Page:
Rare Bavarian – 1989-91 BMW Z1

By: Dave Morley, Photography by: Coventry Studios

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In the late 1980s, BMW dipped its toe in the roadster pool, with the Z1 being the first of many.

Never let it be said that BMW doesn’t have a sense of adventure. And for proof of that, look no further than its late-'80s effort, badged Z1.

As well as being the first of BMW’s now established line of Z roadsters, the Z1 was also remarkable for taking an unconventional approach to building a fun sports car.

The japesters at Munich started with a galvanised steel monocoque structure, from which were hung the plastic exterior panels (the doors and side panels are thermoplastic, the bonnet and boot are GRP).

The party trick was the doors that slid down into the wide, high sill that not only gave the car a real talking point, but also offered much better crash protection in the event of a side impact shunt.

The hidden doors take some getting used to.

The Z1’s other novelty act, was that you could buy a second set of body panels in a different colour, when ordering your roadster and these could be easily changed using hand-tools.

The other look-at-this-kids element, was that  in some markets where fun hadn’t been banned, you could drive the Z1 with the doors down, turning it in to a big go-kart with leather and air-con.

There was also a flat undertray for aerodynamic efficiency, a roll-hoop built into the windscreen frame, and clever details like a flexible lacquer paint to cope with the plastic body parts flexing.

The Z1 started Beemers roadster rage.

The Z1 was also one of BMW’s earliest designs with the excellent Z-Link, multi-link rear suspension. Power came from a standard 2.5-litre inline six and a five-speed manual, lifted straight from an E30 sedan.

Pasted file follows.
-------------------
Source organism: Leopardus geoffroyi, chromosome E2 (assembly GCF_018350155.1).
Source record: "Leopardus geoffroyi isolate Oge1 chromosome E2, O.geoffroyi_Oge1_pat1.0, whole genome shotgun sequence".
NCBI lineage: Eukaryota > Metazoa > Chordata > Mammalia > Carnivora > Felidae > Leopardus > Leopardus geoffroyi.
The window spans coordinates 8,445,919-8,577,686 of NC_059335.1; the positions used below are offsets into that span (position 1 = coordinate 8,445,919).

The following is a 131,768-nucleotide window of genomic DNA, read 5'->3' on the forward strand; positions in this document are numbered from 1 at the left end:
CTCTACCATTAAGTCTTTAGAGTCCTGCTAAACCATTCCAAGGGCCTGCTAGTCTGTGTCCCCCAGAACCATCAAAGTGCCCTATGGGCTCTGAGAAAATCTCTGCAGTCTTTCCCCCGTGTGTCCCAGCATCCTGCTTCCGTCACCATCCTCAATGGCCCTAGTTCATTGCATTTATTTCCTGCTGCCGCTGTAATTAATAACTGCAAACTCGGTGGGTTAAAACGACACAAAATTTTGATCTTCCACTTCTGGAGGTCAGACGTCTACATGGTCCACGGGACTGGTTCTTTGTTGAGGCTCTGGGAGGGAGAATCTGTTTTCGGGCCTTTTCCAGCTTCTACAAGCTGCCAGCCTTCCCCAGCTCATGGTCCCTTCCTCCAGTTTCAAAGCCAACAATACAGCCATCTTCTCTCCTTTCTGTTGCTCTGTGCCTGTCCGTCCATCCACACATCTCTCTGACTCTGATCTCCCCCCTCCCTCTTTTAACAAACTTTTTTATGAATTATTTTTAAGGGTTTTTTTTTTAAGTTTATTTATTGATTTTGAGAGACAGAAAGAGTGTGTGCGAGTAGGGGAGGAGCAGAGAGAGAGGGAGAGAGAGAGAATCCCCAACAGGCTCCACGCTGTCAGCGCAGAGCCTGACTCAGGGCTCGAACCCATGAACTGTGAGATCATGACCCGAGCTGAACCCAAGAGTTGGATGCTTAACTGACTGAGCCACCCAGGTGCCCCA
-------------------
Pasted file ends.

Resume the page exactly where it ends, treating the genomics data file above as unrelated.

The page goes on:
Ordinarily, the headline yarn behind any Z1 in Australia would be that it was here in the first place.

The car was never imported here by BMW and, with a global production of just 8000 and plenty of willing collectors in Europe and North America, they’re not going to be falling out of the trees here any time soon.

Classy leather interior.

But in the case of this particular Z1, the real back story is not only a sad one, but an example of never giving up, and always trying to find a way around problems the fun police try to throw in your path.

So let’s start at the start.

Back in late 2015 or early 2016, a Melbourne car collector and enthusiast name of Nigel Logan had his radar fixed on a BMW Z1. His wife, Sharyn, takes up the story:

"Nigel found this car in the Cayman Islands of all places, and it was advertised cheap. It had been bought new by a British film director called John Gamble, but was being sold by a chap named Michael Jackson. Obviously, we all thought it was a scam.

"But it turns out that Michael Jackson was actually the mechanic who worked on the car for John Gamble, and when Gamble left the Cayman Islands, he sold the car to Jackson. He didn’t really want it, so he advertised it online and that’s where Nigel found it."

Sharyn with build number 148 of 8000.

However, it seems that not only was the car lying around, unwanted, it had also suffered cyclone damage; the cloth roof was torn and the outer panels were trashed. But Nigel picked up the phone and, having discovered that the whole thing was not a scam, put a deal together.

In the end, Nigel travelled to the Caymans to check the car, finalise the handshake deal and make it all legal. At which point he also began arrangements to ship the car back to Australia. That started with loading the car on a ship and scooting back home to meet it at the docks.

And that’s when the problems started: "A week out from the car landing in Australia, Nigel was notified that it wasn’t going to be allowed in, said Sharyn.

"Somehow it was against the regulations for private vehicle importation. In the end, it turned out that even though John Gamble the film producer had bought it new in early 1989, the car hadn’t been assigned a VIN until April 1989. At that time, the cut-off date for private imports into Australia was (built before) February 1989."